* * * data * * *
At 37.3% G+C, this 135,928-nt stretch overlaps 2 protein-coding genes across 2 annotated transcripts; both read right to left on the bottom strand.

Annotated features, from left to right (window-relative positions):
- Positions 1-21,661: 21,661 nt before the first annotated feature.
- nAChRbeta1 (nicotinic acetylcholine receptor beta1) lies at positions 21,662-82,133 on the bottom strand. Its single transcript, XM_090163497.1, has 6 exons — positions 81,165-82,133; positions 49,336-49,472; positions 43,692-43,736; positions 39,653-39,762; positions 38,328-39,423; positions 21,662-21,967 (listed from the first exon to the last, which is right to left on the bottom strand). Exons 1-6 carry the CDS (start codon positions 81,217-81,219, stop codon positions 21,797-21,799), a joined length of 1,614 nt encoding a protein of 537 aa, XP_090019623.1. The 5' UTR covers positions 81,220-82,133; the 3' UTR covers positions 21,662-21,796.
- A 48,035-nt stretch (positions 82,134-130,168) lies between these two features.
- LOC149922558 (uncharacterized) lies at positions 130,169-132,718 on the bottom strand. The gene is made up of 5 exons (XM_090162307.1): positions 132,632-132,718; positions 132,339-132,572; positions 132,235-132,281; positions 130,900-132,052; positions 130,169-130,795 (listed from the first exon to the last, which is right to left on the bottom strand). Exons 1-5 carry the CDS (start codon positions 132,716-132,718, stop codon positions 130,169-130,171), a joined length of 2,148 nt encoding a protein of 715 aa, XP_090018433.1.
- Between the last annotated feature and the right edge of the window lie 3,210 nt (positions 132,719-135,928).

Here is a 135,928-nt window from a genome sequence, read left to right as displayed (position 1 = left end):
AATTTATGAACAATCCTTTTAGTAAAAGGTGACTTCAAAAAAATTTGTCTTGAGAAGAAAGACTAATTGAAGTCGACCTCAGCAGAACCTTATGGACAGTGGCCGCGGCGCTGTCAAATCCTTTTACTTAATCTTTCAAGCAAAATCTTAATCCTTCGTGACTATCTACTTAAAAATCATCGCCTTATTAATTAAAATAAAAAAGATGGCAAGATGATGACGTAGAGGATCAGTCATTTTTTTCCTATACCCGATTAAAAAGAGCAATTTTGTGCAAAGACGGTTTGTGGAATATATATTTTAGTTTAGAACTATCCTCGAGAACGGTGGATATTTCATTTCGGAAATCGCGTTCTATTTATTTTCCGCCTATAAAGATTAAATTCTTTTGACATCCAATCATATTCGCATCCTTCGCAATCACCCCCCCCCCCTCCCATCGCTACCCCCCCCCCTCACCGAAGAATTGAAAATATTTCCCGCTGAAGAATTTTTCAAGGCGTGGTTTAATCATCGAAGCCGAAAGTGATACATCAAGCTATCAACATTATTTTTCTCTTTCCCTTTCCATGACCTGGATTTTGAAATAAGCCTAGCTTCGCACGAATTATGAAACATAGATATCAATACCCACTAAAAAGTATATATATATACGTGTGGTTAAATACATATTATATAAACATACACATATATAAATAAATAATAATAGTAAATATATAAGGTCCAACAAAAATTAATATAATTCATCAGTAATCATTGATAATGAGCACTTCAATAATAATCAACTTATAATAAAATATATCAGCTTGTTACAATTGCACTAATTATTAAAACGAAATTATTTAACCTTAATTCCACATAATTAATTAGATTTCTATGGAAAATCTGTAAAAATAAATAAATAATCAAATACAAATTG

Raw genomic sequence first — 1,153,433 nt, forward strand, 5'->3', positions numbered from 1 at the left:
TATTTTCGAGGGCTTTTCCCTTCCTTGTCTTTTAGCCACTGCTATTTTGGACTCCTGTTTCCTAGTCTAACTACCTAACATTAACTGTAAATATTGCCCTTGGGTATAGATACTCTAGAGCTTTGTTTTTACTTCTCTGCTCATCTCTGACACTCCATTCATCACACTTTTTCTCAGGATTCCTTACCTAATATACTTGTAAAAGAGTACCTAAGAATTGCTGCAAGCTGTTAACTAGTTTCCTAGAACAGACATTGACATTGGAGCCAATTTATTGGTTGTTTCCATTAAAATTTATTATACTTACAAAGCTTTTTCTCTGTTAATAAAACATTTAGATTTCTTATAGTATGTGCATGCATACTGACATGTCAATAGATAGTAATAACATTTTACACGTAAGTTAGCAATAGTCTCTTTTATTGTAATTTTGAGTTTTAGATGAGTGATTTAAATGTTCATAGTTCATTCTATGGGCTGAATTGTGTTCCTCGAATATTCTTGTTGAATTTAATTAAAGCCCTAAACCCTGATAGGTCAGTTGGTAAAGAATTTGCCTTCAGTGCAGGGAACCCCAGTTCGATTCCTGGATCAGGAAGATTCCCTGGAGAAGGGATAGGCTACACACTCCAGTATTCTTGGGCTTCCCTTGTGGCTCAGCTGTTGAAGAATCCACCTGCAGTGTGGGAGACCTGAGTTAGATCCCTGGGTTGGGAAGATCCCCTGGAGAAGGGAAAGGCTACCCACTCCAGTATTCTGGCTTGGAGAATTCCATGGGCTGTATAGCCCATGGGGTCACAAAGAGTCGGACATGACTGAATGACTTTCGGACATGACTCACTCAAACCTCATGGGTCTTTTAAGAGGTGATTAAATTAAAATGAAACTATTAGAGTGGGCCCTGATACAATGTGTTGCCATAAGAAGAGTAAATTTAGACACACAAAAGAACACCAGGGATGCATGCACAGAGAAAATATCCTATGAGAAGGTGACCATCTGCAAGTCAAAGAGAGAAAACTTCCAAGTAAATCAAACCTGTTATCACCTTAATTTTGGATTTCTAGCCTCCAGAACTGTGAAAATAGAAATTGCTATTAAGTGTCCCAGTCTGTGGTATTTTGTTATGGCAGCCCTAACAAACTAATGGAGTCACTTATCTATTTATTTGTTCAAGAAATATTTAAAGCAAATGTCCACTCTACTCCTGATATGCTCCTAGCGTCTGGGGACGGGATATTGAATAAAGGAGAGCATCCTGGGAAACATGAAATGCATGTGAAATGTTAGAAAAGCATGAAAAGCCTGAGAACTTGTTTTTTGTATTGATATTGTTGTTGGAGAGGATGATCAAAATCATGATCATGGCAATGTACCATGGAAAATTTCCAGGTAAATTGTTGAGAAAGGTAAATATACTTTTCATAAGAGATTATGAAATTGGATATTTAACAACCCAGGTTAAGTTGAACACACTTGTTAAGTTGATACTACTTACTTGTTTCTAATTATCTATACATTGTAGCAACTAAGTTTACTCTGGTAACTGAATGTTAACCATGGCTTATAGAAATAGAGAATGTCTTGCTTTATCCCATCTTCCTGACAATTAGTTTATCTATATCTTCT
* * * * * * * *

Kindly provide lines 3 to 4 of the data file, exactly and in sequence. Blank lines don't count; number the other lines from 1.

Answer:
- Positions 1-21,661: 21,661 nt before the first annotated feature.
- nAChRbeta1 (nicotinic acetylcholine receptor beta1) lies at positions 21,662-82,133 on the bottom strand. Its single transcript, XM_090163497.1, has 6 exons — positions 81,165-82,133; positions 49,336-49,472; positions 43,692-43,736; positions 39,653-39,762; positions 38,328-39,423; positions 21,662-21,967 (listed from the first exon to the last, which is right to left on the bottom strand). Exons 1-6 carry the CDS (start codon positions 81,217-81,219, stop codon positions 21,797-21,799), a joined length of 1,614 nt encoding a protein of 537 aa, XP_090019623.1. The 5' UTR covers positions 81,220-82,133; the 3' UTR covers positions 21,662-21,796.